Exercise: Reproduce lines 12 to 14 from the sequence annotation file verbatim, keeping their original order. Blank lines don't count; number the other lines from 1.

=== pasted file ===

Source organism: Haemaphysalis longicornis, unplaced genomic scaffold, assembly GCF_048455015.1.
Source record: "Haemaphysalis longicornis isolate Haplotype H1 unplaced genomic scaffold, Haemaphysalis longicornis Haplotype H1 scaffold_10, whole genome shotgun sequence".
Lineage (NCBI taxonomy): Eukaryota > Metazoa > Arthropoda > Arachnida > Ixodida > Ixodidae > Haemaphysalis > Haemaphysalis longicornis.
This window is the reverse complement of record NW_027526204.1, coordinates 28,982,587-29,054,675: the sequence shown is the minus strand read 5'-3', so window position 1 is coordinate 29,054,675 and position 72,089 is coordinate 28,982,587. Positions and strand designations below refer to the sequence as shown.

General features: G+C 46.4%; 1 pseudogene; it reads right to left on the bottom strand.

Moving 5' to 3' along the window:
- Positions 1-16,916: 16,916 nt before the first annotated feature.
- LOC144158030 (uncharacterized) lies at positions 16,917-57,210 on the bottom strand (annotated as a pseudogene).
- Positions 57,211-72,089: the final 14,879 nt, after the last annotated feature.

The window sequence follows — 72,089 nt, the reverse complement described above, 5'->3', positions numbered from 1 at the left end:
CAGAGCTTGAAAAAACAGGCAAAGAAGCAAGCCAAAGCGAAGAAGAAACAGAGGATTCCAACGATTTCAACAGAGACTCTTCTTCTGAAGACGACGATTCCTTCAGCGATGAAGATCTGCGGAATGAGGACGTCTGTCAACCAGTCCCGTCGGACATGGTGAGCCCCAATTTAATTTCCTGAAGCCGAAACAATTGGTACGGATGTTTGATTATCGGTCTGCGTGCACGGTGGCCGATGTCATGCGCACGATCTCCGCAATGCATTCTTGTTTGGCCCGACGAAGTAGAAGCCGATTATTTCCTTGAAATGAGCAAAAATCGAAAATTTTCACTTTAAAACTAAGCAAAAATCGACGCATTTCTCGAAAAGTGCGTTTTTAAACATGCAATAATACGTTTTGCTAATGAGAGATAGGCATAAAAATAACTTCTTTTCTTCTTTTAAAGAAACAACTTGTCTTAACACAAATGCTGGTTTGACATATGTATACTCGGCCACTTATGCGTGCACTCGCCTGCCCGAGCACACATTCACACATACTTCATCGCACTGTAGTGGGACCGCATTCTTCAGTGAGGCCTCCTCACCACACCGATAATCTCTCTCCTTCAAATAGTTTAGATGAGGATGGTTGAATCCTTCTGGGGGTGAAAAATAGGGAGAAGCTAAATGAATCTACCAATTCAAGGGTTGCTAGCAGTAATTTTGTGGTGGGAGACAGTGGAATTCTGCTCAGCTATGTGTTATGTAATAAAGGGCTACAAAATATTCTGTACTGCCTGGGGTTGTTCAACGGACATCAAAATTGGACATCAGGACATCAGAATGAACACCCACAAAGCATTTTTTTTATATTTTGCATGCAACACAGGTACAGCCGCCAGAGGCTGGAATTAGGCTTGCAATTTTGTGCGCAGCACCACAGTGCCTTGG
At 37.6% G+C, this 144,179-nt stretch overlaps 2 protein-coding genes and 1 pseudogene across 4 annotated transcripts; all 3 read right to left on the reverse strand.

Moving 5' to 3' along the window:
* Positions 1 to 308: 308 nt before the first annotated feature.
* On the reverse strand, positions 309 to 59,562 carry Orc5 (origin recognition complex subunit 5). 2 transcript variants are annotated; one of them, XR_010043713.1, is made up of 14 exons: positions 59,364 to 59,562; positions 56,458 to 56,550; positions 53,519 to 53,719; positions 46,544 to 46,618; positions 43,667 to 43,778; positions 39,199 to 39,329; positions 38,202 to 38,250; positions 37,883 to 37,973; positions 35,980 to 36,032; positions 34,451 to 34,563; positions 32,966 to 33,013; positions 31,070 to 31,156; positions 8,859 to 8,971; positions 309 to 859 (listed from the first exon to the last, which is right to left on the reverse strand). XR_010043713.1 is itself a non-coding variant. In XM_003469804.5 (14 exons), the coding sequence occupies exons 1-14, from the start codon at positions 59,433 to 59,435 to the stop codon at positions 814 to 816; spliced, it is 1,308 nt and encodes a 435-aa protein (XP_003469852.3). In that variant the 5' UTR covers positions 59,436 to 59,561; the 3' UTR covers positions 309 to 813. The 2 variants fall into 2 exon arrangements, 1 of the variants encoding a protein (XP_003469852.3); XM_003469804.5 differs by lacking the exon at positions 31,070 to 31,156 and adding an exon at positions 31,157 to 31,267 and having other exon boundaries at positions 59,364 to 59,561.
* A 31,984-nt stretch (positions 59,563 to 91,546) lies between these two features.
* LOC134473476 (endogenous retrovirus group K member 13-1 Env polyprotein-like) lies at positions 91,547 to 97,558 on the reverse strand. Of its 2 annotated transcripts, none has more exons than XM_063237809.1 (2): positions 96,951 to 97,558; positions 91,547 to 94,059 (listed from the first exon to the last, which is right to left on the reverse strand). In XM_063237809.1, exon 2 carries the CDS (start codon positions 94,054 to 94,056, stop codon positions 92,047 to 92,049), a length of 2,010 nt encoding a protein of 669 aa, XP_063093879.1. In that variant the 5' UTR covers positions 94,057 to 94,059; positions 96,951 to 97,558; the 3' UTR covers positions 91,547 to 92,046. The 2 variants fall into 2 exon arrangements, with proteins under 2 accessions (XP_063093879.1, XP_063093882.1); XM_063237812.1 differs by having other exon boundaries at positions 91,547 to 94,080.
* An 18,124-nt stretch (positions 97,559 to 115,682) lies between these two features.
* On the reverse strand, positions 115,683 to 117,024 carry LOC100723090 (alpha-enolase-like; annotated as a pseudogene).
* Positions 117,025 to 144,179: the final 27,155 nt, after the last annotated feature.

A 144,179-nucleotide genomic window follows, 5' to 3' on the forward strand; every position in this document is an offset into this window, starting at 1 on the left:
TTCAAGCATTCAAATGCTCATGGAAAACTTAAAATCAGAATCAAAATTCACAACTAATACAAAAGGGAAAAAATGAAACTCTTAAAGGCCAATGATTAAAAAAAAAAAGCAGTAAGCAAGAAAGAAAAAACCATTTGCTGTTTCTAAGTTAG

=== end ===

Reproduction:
At 37.6% G+C, this 144,179-nt stretch overlaps 2 protein-coding genes and 1 pseudogene across 4 annotated transcripts; all 3 read right to left on the reverse strand.

Moving 5' to 3' along the window:
* Positions 1 to 308: 308 nt before the first annotated feature.